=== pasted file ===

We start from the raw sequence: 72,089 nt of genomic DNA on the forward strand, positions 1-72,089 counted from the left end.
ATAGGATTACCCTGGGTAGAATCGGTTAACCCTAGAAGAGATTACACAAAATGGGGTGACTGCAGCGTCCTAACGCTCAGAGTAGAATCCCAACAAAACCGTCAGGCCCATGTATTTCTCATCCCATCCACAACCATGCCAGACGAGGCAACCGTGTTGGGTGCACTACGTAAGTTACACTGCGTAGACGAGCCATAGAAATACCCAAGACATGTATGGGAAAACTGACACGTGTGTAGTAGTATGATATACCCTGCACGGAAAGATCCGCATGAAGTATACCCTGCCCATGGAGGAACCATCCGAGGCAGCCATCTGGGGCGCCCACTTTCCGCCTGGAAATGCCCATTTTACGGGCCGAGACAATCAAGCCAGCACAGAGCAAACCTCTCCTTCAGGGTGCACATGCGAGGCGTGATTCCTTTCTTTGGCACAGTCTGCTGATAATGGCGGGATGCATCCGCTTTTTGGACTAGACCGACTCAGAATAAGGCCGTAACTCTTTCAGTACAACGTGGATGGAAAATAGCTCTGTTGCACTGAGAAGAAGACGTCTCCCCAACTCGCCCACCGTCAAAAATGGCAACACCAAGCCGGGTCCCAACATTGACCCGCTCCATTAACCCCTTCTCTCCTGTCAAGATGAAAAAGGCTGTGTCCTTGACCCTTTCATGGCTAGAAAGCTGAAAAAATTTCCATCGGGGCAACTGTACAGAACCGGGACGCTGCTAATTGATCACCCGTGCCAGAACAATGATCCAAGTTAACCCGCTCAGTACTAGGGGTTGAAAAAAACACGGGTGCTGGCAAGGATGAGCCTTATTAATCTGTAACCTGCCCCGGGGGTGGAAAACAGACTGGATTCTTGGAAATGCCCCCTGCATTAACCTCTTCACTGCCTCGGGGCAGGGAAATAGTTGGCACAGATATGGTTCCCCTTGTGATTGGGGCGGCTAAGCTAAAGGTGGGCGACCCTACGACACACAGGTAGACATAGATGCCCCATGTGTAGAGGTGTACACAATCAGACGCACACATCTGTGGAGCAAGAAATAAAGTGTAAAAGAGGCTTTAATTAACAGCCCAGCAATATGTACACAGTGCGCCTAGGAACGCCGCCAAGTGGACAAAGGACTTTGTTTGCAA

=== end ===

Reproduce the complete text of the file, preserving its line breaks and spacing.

We start from the raw sequence: 72,089 nt of genomic DNA on the forward strand, positions 1-72,089 counted from the left end.
ATAGGATTACCCTGGGTAGAATCGGTTAACCCTAGAAGAGATTACACAAAATGGGGTGACTGCAGCGTCCTAACGCTCAGAGTAGAATCCCAACAAAACCGTCAGGCCCATGTATTTCTCATCCCATCCACAACCATGCCAGACGAGGCAACCGTGTTGGGTGCACTACGTAAGTTACACTGCGTAGACGAGCCATAGAAATACCCAAGACATGTATGGGAAAACTGACACGTGTGTAGTAGTATGATATACCCTGCACGGAAAGATCCGCATGAAGTATACCCTGCCCATGGAGGAACCATCCGAGGCAGCCATCTGGGGCGCCCACTTTCCGCCTGGAAATGCCCATTTTACGGGCCGAGACAATCAAGCCAGCACAGAGCAAACCTCTCCTTCAGGGTGCACATGCGAGGCGTGATTCCTTTCTTTGGCACAGTCTGCTGATAATGGCGGGATGCATCCGCTTTTTGGACTAGACCGACTCAGAATAAGGCCGTAACTCTTTCAGTACAACGTGGATGGAAAATAGCTCTGTTGCACTGAGAAGAAGACGTCTCCCCAACTCGCCCACCGTCAAAAATGGCAACACCAAGCCGGGTCCCAACATTGACCCGCTCCATTAACCCCTTCTCTCCTGTCAAGATGAAAAAGGCTGTGTCCTTGACCCTTTCATGGCTAGAAAGCTGAAAAAATTTCCATCGGGGCAACTGTACAGAACCGGGACGCTGCTAATTGATCACCCGTGCCAGAACAATGATCCAAGTTAACCCGCTCAGTACTAGGGGTTGAAAAAAACACGGGTGCTGGCAAGGATGAGCCTTATTAATCTGTAACCTGCCCCGGGGGTGGAAAACAGACTGGATTCTTGGAAATGCCCCCTGCATTAACCTCTTCACTGCCTCGGGGCAGGGAAATAGTTGGCACAGATATGGTTCCCCTTGTGATTGGGGCGGCTAAGCTAAAGGTGGGCGACCCTACGACACACAGGTAGACATAGATGCCCCATGTGTAGAGGTGTACACAATCAGACGCACACATCTGTGGAGCAAGAAATAAAGTGTAAAAGAGGCTTTAATTAACAGCCCAGCAATATGTACACAGTGCGCCTAGGAACGCCGCCAAGTGGACAAAGGACTTTGTTTGCAA